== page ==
Mission. While reminiscing about Mozambique’s picturesque coastline and distant mountainous ranges, Sarah Fisher reflects on a journey of evangelistic discovery.
The Smithton local recently returned from three months in the south-east African country where she studied with renowned ministry, Iris Global.
Founded by missionaries Heidi and Rolland Baker in 1980, Iris Global has established several mission schools worldwide including the Pemba-based Harvest School of Missions.
Based in the capital city of the Mozambican province, Cabo Delgado, and with a population of approximately 140,000 people, Sarah described Pemba to have an enriched culture despite overwhelming poverty.
Attending the Harvest School of Missions four days a week, the 18-year-old heard from all walks of life about their experiences with the Lord and His Son, while Fridays were spent volunteering on remote farms.
Predominantly growing sweet potatoes, onions and papaya, Sarah says farming was a difficult practice.
“Harvesting took a long time, it was all manual work and in the heat it was quite challenging,” she said.
“It was nice to work alongside the Mozambicans, get to know them and build relationships.”
Living on campus, Sarah shared a mud hut with six fellow students but considered herself lucky as others lived with up to 10 people.
“There was one kitchen between 30 people and one bucket shower,” she said.
The daily menu didn’t vary a great deal either, including stale bread for breakfast and rice or beans for lunch and tea.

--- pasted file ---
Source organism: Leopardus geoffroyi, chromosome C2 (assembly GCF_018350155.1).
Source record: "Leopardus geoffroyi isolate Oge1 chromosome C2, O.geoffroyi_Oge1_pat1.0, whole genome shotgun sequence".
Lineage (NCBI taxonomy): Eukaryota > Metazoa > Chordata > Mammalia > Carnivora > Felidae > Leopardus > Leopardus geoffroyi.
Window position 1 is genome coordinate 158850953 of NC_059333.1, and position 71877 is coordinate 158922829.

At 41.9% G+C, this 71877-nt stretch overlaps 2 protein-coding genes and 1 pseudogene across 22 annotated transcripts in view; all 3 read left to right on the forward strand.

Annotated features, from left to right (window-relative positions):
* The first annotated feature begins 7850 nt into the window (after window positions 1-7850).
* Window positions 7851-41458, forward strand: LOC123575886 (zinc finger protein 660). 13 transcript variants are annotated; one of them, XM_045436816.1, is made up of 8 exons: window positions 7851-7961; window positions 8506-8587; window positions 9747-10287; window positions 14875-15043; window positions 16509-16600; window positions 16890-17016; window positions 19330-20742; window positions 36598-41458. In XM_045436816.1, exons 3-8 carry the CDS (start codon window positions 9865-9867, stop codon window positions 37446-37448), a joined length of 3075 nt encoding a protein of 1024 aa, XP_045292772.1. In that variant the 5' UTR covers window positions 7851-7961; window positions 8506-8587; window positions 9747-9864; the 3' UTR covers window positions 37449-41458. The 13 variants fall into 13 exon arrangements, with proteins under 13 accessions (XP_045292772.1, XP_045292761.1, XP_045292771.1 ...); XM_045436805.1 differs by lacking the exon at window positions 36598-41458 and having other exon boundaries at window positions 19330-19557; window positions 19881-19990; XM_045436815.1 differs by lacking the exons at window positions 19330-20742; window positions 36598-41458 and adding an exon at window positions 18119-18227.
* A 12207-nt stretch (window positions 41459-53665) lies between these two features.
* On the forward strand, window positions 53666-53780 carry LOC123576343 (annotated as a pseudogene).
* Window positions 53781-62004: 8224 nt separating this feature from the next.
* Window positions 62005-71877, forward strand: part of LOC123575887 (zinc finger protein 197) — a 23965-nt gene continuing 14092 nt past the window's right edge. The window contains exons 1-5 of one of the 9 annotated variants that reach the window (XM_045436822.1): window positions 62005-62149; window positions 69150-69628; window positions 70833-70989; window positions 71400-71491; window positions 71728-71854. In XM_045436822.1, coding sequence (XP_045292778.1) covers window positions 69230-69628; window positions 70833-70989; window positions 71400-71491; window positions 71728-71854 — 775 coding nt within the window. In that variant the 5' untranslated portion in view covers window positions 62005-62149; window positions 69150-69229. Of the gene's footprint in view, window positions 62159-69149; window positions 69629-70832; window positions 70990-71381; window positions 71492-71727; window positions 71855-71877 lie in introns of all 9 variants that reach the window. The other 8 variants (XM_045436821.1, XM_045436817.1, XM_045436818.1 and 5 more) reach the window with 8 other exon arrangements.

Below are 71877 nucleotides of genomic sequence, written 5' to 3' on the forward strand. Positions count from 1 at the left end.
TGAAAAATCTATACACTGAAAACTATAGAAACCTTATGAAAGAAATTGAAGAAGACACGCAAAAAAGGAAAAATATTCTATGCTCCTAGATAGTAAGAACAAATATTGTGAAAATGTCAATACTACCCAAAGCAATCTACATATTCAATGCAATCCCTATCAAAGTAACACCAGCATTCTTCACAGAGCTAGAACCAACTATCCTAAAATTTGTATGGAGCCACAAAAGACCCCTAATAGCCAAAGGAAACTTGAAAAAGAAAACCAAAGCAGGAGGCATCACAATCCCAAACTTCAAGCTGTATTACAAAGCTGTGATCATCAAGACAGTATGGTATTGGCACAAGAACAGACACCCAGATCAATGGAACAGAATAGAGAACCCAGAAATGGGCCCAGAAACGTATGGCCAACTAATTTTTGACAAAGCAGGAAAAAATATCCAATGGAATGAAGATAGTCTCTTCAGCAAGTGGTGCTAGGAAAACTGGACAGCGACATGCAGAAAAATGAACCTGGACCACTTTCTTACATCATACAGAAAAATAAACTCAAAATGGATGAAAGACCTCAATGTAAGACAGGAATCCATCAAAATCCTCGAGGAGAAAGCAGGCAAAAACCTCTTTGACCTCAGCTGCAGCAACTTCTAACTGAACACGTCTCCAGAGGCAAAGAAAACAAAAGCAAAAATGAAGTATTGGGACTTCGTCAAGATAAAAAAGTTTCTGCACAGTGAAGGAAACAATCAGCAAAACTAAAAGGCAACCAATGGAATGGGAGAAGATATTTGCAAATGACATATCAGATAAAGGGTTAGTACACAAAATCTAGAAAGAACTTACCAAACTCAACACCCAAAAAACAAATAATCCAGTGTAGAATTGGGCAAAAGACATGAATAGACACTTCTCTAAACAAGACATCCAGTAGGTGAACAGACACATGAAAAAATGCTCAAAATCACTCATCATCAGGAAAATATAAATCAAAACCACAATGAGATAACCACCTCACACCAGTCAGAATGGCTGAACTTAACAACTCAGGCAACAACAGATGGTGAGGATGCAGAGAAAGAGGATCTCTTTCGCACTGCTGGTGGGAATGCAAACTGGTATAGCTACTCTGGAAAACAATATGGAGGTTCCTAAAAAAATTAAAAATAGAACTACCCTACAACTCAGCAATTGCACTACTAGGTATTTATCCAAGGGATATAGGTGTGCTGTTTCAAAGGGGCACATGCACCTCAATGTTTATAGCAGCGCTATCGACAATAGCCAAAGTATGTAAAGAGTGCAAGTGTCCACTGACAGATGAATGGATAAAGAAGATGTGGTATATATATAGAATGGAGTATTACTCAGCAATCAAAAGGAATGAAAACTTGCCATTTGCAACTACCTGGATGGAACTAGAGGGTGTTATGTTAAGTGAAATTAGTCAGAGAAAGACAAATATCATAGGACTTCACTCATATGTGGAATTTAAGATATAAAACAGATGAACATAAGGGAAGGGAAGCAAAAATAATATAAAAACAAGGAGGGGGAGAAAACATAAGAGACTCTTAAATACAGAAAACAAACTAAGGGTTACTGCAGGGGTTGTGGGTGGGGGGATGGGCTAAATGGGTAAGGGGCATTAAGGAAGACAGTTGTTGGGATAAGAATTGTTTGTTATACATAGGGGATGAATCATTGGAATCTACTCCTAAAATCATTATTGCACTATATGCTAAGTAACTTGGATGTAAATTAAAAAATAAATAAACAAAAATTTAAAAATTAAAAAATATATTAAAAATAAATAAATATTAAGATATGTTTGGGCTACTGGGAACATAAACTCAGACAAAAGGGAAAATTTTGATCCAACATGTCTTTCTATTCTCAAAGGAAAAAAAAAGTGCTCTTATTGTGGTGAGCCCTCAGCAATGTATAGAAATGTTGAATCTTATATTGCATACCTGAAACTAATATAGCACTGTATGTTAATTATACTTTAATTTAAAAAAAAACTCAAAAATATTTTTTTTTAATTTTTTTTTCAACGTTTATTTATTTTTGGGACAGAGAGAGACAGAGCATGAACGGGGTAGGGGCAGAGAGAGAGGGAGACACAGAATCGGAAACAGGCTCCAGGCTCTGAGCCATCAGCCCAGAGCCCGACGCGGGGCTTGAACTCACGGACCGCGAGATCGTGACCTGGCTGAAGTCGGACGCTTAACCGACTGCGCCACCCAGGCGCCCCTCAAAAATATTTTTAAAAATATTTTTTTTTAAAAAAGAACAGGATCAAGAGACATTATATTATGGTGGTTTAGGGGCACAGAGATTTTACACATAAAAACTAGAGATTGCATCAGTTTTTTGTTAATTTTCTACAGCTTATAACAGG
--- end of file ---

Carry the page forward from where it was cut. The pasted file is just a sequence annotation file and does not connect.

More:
In her downtime, Sarah and fellow missionaries would hitchhike into town to wander through fruit markets, eat street food and explore their surroundings.
Sundays were spent at church; a very different experience to western practices.
“People from all over the village would come,” Sarah recalled.
“There was a lot of dancing, it was very vibrant, there was so much joy!”
In her final 10 days, Sarah joined a small group on an outreach program in South Africa.
“To see the contrast of the big cities of Africa then the villages where they had nothing but a tarp over their head . . . it was very confronting. In one village the church was a tent,” she said.
“It was quite sad to see how some of the kids [in poorer villages] were treated, they were so angry because they’d just been so neglected.
“It was awesome just to hang out with them, paint their faces and give them that love.”
Sarah recalls meeting a young girl with a rotting orange.
“All that she had was this orange and nothing else to eat, but she gave it to me.”
Sarah describes that memory as a heartbreaking moment, accepting spoiled fruit from a starving child so as not to offend.
“We split the orange and shared it together.”
Of the lesson that most resonates with Sarah, she says: “Love looks like different things.”
Now at home enjoying the luxuries of a running shower, Sarah says the experience gave her further insight into life below the poverty line.
“I think I’ll miss the people the most, both the Mozambicans and others I met along the way.
“I’m just looking forward to the next chapter.”